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For many years, more people have been leaving California for other states than have been moving here. According to data from the American Community Survey, from 2007 to 2016, about 5 million people moved to California from other states, while about 6 million left California. On net, the state lost 1 million residents to domestic migration—about 2.5 percent of its total population. These population losses are low in historical terms. The graph below shows data from the Internal Revenue Service on the movement of income tax filers in and out of California since 1990. (Data on tax filers does not cover the entire population because some people do not earn enough income to necessitate filing taxes.) As the graph shows, net out-migration from 1990 to 2006 was, on average, more than double what is was in the most recent ten years. 

Although California generally has been losing residents to the rest of the country, movement between California and some states deviates from this pattern. The figure below shows net migration between California and individual states between 2007 and 2016. California gained, on net, residents from about one-third of states, led by New York, Illinois, and New Jersey. On the flip side, top destinations for those leaving California were Texas, Arizona, Nevada, and Oregon.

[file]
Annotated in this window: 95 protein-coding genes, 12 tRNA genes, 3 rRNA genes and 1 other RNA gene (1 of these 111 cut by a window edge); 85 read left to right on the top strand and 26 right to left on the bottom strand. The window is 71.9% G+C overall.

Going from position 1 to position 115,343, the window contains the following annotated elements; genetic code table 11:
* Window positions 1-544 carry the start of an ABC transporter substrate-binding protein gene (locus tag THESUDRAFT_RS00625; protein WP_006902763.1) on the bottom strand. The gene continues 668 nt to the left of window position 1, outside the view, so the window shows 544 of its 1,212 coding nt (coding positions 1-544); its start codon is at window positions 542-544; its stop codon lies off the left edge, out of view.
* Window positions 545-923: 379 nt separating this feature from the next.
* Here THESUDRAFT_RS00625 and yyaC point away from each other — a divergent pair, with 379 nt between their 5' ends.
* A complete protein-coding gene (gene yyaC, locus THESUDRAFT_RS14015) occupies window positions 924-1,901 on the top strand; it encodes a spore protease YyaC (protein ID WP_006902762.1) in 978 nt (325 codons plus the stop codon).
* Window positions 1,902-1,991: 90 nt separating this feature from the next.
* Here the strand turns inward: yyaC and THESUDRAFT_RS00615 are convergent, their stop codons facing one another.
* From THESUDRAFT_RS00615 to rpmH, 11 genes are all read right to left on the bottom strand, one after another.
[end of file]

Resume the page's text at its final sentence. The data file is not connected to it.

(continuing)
Migration among certain demographic groups also differs from the state’s general pattern. Although California has had net out-migration among most demographic groups, it has gained among those with higher incomes ($110,000 per year or more) and higher levels of education (graduate degrees). This can be seen in the three graphics below, which display migration between California and other states broken out by income, age, and education. Orange indicates net out-migration from California to the other state, while blue indicates net in-migration to California. Brighter colors indicate higher amounts of migration.

Families with kids and those with only a high school education predominate among those moving from California to its top destination states (Texas, Arizona, and Nevada). College-educated 18 to 35 year olds led the way among those moving to California from its top feeder states (New York, Illinois, and New Jersey). 




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